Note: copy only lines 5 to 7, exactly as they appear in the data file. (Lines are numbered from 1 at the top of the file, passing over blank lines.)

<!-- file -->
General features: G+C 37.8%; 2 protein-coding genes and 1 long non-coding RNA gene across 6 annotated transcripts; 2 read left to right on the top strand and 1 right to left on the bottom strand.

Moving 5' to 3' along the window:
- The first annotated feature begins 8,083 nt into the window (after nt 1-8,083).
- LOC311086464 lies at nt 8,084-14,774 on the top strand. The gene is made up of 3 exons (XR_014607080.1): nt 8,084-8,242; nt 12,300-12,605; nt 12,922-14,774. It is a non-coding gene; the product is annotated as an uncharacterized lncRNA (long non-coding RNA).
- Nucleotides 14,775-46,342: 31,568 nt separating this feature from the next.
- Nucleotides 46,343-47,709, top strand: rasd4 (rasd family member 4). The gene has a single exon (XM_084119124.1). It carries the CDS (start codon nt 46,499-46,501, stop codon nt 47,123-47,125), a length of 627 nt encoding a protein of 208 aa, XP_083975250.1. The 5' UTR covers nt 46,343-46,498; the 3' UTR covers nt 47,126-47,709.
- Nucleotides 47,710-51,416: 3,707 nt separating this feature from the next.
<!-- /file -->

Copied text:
- Nucleotides 14,775-46,342: 31,568 nt separating this feature from the next.
- Nucleotides 46,343-47,709, top strand: rasd4 (rasd family member 4). The gene has a single exon (XM_084119124.1). It carries the CDS (start codon nt 46,499-46,501, stop codon nt 47,123-47,125), a length of 627 nt encoding a protein of 208 aa, XP_083975250.1. The 5' UTR covers nt 46,343-46,498; the 3' UTR covers nt 47,126-47,709.
- Nucleotides 47,710-51,416: 3,707 nt separating this feature from the next.